Boid for Android has been in the works for quite some time. If you haven’t already noticed, the app is now out of alpha and is in pre-beta with a ton of improvements.
While I don’t feel comfortable calling this a review, I will say that Boid is already shaping up to be the premier Twitter experience for Android if you have a device running 4.0 and higher. Let’s take a look at what it has to offer.
A Twitter client I can live with
Boid for Android’s biggest draw is its user interface, naturally. Designed from the ground up for Android 4.0, the developer shows a clear understanding of the design practices Google wants everyone to follow going forward. The user interface uses a number of different elements to provide easy composition, viewing, and navigation of tweets.
The app effectively uses swiping gestures, tabs, the action bar and more. With dark and light themes to choose from you can choose the perfect viewing experience for your eyes. The app simply looks great and feels right at home on Android 4.0+.
Perhaps its greatest achievement is its short list of bugs. In fact, I’ve run into no noticeable bugs in my run of the pre-beta.The jump from alpha to pre-beta zapped all of the issues I had, and the relative lack of bugs right now has me very excited for the future. The experience is so smooth that this is my primary Twitter app even without important features like notifications yet (more on that later).
The app gives you the bare necessities for a Twitter experience in current form. Composing tweets gives you the ability to add photos, shrink links, and attach a location.
You can easily switch between multiple accounts from this interface. The tweet interface will show you the conversation corresponding with that Tweet. You can retweet (natively and via quote), favorite, and respond to a tweet from this view.
You can have as many columns as you want. The default setup is a 4-column cocktail for Timeline, Mentions, Direct Messages, and Trending Topics. The latter allows you to filter between daily, weekly, and local trends. You can search Twitter for tweets and users, and you can save those searches in their own column for constant monitoring.
What it’s still missing
The app may be in alpha but it’s still worth sharing what I’d like to see out of future updates. For starters, basic notifications still haven’t been implemented. In order to get an update you’ll need to go within the app and manually press the refresh button. Speaking of that refresh button, I’d love to see a “pull to refresh” feature.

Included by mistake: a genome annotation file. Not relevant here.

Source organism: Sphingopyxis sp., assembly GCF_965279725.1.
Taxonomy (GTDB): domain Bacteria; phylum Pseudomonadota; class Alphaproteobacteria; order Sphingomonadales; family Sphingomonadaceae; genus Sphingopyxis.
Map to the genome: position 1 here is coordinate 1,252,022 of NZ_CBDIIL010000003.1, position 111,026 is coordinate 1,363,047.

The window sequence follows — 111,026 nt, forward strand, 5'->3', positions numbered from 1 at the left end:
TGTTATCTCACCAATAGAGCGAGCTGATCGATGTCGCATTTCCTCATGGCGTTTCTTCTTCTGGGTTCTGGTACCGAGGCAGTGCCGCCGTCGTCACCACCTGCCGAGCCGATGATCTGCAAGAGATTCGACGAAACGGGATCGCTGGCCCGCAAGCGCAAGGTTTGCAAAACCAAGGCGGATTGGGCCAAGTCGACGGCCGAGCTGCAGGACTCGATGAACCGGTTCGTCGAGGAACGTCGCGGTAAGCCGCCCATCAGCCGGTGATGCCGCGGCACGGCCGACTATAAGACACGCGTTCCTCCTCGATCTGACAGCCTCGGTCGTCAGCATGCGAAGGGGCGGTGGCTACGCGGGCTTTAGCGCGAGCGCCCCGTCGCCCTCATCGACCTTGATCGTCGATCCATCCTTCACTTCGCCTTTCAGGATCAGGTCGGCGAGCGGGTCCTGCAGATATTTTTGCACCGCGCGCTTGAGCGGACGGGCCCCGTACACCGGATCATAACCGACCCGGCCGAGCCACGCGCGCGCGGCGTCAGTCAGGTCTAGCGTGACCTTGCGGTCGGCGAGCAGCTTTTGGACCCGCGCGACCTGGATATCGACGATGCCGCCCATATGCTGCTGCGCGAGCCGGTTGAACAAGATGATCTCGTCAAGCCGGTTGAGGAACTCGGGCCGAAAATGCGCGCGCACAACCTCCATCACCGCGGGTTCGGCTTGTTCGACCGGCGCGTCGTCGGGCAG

There are currently no widgets to be had. Android 4.0+ allows you to make scrollable widgets and that would be the perfect style for a Twitter app. We’re sure the developers are looking to add this, but it’s not a priority in pre-beta.
I’d also like to see a combined timeline for multiple accounts. It’s great that we can switch between accounts so early, but being able to view all the tweets from all your accounts in one column would be a fantastic commodity. While we’re at it, color coding each account would put a nice smile on my face.
Once it’s finished…
Boid may not have much competition once it releases. While it’s hard to predict what the developer will implement by the time we’re ready for a full release (or even a beta release), we can’t imagine they’ll skimp out on the features users expect from a Twitter client these days.
With a comparable feature-set, Boid will have a leg up on the competition with its very clean user interface and its delightful experience. The bugs are already minimal for a pre-beta so we look for this to be one of the most stable Twitter applications for Android period once it goes stable.
The promise of “disruptive” Twitter experiences have come from many, and many failed to live up to those promises. Boid has an excellent opportunity to fill the void that still seems to be empty in the Google Play Store, and we’re excited to see what this already impressive application can do once it’s out of beta. Give Boid for Android a go in the Google Play Store here.